I'm always hoping for something different in the new TV season - something other than another cop, doctor or lawyer show. Well, be careful what you wish for.
Pushing Daisies (Wednesday, 7 p.m., ABC) is a fractured fairy tale about Ned (Lee Pace), whose touch can raise the dead. But there's a catch: If Ned resuscitates someone for more than one minute, another person has to die. And the first person can only stay alive if Ned doesn't touch him again. The second touch turns the lights out for good.
After painful childhood experiences - resuscitating his mom, only to kill his true love's dad - Ned hides out from the world, growing up to be a socially awkward pie-maker. A surly detective (Chi McBride) learns of his power and strong-arms him into a shady partnership. They seek out homicides with rewards attached for finding the killer. Ned temporarily resuscitates the victims to ask them who did it, and the two partners split the cash. All goes well until Ned is faced with the freshly murdered corpse of his true love from childhood (Anna Friel).
I admit that Pushing Daisies is amazing, with brilliantly cracked dialogue and eye-popping art direction. But there's such a thing as too amazing. The show is so relentlessly inventive that it's almost unbearable, to the point where you crave the comfort of, say, yet another cop, doctor or lawyer show.
Pushing Daisies is pure genius. And I hope I never see it again.
Aliens in America, Monday, 7:30 pm (CW)
This new comedy has the guts to portray the clash between the West and Islam. The setting is not Iraq or Afghanistan, but small-town Wisconsin. Justin (Dan Byrd) is a 16-year-old so nerdy that his mom (Amy Pietz) resigns from the PTA to focus on "normalizing" him. She decides to take in a foreign-exchange student whose hip exoticism will make Justin more popular at school. But instead of the expected glamour boy from London, they get Raja (Adhir Kalyan), a devout Muslim from Pakistan in traditional garb. Suddenly, Justin's prospects seem even bleaker. "Why can't we, like, just return him?" Justin asks his parents.
The object of satire here is American ignorance and prejudice. "Raja, you are so different from us," Justin's mother says condescendingly. "How does that feel?"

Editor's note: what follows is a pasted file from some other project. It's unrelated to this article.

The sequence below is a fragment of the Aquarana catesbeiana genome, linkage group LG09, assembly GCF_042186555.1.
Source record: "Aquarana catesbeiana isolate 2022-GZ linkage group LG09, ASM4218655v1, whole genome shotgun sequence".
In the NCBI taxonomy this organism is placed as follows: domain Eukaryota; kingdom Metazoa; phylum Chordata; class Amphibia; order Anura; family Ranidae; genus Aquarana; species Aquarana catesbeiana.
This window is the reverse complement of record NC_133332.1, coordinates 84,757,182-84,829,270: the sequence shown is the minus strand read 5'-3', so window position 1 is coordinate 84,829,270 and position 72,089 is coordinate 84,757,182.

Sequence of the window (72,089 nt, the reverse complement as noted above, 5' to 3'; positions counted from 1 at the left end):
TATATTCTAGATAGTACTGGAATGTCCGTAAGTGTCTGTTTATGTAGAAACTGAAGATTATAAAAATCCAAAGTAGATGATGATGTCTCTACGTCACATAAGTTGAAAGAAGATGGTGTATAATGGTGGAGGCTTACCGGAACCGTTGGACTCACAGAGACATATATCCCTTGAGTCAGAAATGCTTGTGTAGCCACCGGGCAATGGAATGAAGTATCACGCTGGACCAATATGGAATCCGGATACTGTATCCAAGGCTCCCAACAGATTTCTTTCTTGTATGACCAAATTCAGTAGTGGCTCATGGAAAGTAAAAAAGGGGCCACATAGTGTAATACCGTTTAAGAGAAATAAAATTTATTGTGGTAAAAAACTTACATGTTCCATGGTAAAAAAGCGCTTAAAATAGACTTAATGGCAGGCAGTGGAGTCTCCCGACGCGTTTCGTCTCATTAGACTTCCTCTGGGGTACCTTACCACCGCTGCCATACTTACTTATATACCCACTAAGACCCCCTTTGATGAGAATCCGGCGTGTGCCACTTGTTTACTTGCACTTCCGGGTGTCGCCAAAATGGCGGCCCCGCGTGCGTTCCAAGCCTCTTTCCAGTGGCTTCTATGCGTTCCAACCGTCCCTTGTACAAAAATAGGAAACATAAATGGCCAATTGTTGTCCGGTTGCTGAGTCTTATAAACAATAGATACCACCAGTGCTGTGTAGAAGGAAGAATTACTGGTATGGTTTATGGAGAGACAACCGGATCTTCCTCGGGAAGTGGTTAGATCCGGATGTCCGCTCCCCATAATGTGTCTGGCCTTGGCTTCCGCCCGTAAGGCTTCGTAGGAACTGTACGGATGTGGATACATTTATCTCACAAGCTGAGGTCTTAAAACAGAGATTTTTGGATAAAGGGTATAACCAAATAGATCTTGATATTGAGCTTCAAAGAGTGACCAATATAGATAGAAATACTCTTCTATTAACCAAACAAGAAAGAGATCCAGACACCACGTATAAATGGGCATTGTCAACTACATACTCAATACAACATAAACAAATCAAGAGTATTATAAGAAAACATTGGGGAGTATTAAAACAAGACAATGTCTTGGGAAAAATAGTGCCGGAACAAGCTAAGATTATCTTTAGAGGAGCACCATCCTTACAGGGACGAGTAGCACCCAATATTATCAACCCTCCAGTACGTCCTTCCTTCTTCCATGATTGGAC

Aliens in America is hilarious, but it remains to be seen if we're able to laugh at ourselves in this particular way.
Journeyman, Monday, 9 pm (NBC)
A married San Francisco journalist named Dan (Kevin McKidd) finds himself traveling to the past via time warps. He runs into his old girlfriend, who died in a plane crash. Should he have sex with her, thus being unfaithful to his current wife? Or should he just wander the streets looking confused for hours and hours? Maybe he should get involved in other people's lives, trying to save them from tragedies that will occur in the future. Periodically Dan zaps back to the present, where people are as puzzled by his story as we are.
I bet NBC executives wish they could travel to the past themselves - all the way back to the pitch meeting where they made the disastrous decision to greenlight Journeyman.
Private Practice, Wednesday, 8 pm (ABC)
This spinoff of Grey's Anatomy spins right off the tracks. Hotshot surgeon Addison (Kate Walsh) moves from Seattle Grace Hospital to private practice in L.A., where she hopes to make a fresh start in life. She sets up shop in a wellness center filled with kooky doctors (Amy Brenneman, Taye Diggs, Tim Daly, Audra McDonald) and kooky plot points. A wife and a mistress fight over a corpse's sperm; a kid shoves vegetables up his nose; a fellow doctor details his comically freaky sex life. "Ah," you think, "Private Practice is a farce, featuring actors with no flair for comedy."
But soon the actors get a chance to show that they have no flair for drama, either. The farcical scenes crudely alternate with heart-tugging scenes: Cue dead children and grieving mothers. The soundtrack suddenly changes from cutesy to concerned.
Meanwhile, the soundtrack in your own head will suddenly change from bored to disgusted.
Big Shots, Thursday, 9 pm (ABC)
Want to spend an hour with the most obnoxious guys imaginable? Meet James (Michael Vartan), Brody (Christopher Titus), Duncan (Dylan McDermott) and Karl (Joshua Malina), arrogant business types who cackle at each other's locker-room jokes. They're on top of the world, save for one problem: dames. Their wives are either ballbusters, whores or irritating saints. Their mistresses are treacherous and manipulative. Even Duncan's teenage daughter is a nag.
Does Big Shots come to bury male chauvinist pigs? Nope. Aside from a bit of good-natured joshing, it comes to praise them. We're supposed to feel their pain when a wife sleeps around or a mistress demands to be treated like a human being. And guess what? Despite their creepy behavior, they've got hearts of gold.
"You're a great guy," a co-worker earnestly tells James.
"You're a good man," Duncan's ex-wife tells him during yet another outbreak of sincerity.
Good man? I don't think so. Good series? Even more doubtful.